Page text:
The continuing controversy over the future development of the site of the former Crystal Palace has focused attention on the unique location once occupied by one of Britain’s leading tourist attractions of its day.
The publicity the site attracts highlights the huge scale of the original Crystal Palace building that occupied the upper terrace at Crystal Palace Park. The magnitude of the structure is clearly shown in a fascinating collection of photographs of the building taken by the famous French novelist, Emile Zola. These fascinating views were taken during his period of exile in Britain in 1898/0 when he was staying at the nearby Queen’s Hotel in Church Road, Upper Norwood.
Some of these photographs have been published by the Norwood Society in their book Emile Zola - Photographer in Norwood 1898/9. These magnificent Victorian views provide an intriguing glimpse of the huge glass structure that dominated the Sydenham skyline from its opening in 1854 through to 1936 when the building was destroyed by fire. A photograph of the main entrance to the Crystal palace clearly shows the large prefabricated cast-iron glazed sections from which the main building was constructed. It was the simple modular design of these sections by Joseph Paxton that enabled the Palace to be reconstructed so easily at Sydenham, following the success of the Great Exhibition which was housed in the original building in Hyde Park in 1851.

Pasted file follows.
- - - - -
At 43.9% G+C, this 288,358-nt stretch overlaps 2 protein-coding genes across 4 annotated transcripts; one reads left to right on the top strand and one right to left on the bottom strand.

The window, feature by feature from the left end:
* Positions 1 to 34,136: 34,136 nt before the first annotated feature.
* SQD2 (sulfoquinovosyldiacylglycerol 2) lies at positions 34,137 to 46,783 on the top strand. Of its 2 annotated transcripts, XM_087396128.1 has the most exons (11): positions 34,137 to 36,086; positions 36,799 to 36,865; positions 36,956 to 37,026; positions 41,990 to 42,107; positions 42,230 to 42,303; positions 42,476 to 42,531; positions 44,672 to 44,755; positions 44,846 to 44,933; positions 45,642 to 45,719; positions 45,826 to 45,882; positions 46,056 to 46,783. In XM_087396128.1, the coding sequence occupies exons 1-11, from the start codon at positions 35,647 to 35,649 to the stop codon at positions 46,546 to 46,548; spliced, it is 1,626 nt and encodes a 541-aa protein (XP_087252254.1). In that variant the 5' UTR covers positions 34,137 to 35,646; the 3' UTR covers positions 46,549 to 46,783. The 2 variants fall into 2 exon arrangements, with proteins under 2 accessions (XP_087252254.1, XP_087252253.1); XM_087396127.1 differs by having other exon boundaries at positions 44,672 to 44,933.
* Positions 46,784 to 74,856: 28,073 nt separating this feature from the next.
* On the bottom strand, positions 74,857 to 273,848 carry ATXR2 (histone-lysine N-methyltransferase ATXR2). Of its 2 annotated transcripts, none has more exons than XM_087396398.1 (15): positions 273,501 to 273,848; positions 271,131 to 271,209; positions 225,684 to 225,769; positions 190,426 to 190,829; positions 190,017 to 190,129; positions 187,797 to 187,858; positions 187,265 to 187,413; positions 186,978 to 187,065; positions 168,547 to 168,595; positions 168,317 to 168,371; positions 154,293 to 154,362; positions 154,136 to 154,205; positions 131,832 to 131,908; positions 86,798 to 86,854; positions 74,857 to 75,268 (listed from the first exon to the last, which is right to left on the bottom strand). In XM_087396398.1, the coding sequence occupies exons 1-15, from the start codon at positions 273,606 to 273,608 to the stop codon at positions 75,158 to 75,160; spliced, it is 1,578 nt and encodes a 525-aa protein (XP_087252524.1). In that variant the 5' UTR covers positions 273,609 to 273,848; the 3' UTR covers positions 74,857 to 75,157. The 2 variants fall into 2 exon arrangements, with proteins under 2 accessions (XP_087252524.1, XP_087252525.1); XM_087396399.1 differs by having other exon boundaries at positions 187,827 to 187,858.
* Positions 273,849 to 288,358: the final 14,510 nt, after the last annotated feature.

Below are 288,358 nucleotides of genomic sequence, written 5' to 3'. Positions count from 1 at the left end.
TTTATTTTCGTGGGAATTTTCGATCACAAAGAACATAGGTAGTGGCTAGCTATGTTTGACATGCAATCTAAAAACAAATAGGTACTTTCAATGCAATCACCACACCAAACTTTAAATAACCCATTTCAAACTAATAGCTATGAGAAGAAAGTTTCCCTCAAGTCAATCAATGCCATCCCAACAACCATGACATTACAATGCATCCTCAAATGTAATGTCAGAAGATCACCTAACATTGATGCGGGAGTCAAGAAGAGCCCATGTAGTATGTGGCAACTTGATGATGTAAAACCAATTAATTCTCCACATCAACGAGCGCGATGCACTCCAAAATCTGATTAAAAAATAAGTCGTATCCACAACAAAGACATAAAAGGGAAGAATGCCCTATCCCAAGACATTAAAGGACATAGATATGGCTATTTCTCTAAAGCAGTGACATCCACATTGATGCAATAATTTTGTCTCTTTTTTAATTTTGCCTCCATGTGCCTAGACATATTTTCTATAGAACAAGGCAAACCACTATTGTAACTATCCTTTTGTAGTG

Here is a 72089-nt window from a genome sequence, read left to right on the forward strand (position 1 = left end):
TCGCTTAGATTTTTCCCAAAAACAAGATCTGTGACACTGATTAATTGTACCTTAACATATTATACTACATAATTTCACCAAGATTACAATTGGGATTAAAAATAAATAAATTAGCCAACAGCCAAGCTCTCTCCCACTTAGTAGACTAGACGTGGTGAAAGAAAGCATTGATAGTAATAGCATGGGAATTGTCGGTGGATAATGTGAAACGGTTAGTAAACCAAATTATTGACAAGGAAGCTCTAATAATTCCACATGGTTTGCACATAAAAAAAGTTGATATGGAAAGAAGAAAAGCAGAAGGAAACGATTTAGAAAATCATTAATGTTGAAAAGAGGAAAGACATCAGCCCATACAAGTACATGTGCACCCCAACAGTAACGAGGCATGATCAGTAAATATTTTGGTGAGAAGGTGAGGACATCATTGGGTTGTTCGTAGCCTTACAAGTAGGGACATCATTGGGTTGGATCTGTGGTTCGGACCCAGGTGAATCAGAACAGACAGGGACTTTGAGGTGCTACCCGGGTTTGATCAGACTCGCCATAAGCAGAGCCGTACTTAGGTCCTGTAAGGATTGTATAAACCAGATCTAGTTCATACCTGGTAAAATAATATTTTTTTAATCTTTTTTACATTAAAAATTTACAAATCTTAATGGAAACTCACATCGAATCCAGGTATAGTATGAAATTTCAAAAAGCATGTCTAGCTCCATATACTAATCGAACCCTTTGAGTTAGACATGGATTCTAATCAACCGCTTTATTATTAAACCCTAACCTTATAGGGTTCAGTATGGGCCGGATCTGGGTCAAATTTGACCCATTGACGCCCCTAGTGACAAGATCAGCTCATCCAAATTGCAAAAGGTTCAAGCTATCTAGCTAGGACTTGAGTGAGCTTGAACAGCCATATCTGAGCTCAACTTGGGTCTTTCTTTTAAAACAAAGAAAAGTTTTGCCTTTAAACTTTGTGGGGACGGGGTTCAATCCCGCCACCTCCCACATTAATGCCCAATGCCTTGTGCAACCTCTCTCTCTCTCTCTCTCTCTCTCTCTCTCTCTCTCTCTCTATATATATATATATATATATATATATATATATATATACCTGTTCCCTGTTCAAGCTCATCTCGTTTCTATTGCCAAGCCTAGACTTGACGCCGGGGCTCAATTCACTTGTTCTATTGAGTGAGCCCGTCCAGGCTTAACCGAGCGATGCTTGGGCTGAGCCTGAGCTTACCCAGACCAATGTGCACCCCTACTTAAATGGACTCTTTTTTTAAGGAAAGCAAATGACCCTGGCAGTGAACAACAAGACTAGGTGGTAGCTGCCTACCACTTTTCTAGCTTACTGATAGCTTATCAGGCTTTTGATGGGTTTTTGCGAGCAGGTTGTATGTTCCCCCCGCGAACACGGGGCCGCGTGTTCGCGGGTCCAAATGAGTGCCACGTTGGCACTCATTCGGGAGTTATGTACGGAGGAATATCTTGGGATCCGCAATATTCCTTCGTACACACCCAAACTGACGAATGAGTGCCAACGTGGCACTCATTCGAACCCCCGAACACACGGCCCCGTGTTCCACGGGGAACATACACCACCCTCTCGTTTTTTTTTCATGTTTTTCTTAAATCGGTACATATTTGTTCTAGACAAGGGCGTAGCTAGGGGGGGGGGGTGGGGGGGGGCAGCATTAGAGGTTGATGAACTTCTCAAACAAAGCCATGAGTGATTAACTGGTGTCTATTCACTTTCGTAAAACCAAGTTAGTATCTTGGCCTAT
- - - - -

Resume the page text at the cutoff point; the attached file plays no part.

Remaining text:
Towering either side of the Palace building were two huge, glass, water towers, which fed the large fountains that were located in the adjoining park. These vast towers were prominent local landmarks in their own right and can be clearly seen dominating the skyline in Zola’s photographs of nearby Westow Hill. It is interesting to note that many of Zola’s photographs feature young ladies riding their cycles along the Norwood streets. It is obvious that he found the ladies of Norwood very attractive as he wrote “They are very elegant, they are charming on a bicycle…” That he was captivated by the female cyclists of the neighbourhood is clear to see as so many of his photographs taken around the Crystal Palace feature them, either riding along the almost deserted roads, or pushing their bikes up the hills leading to the Palace.
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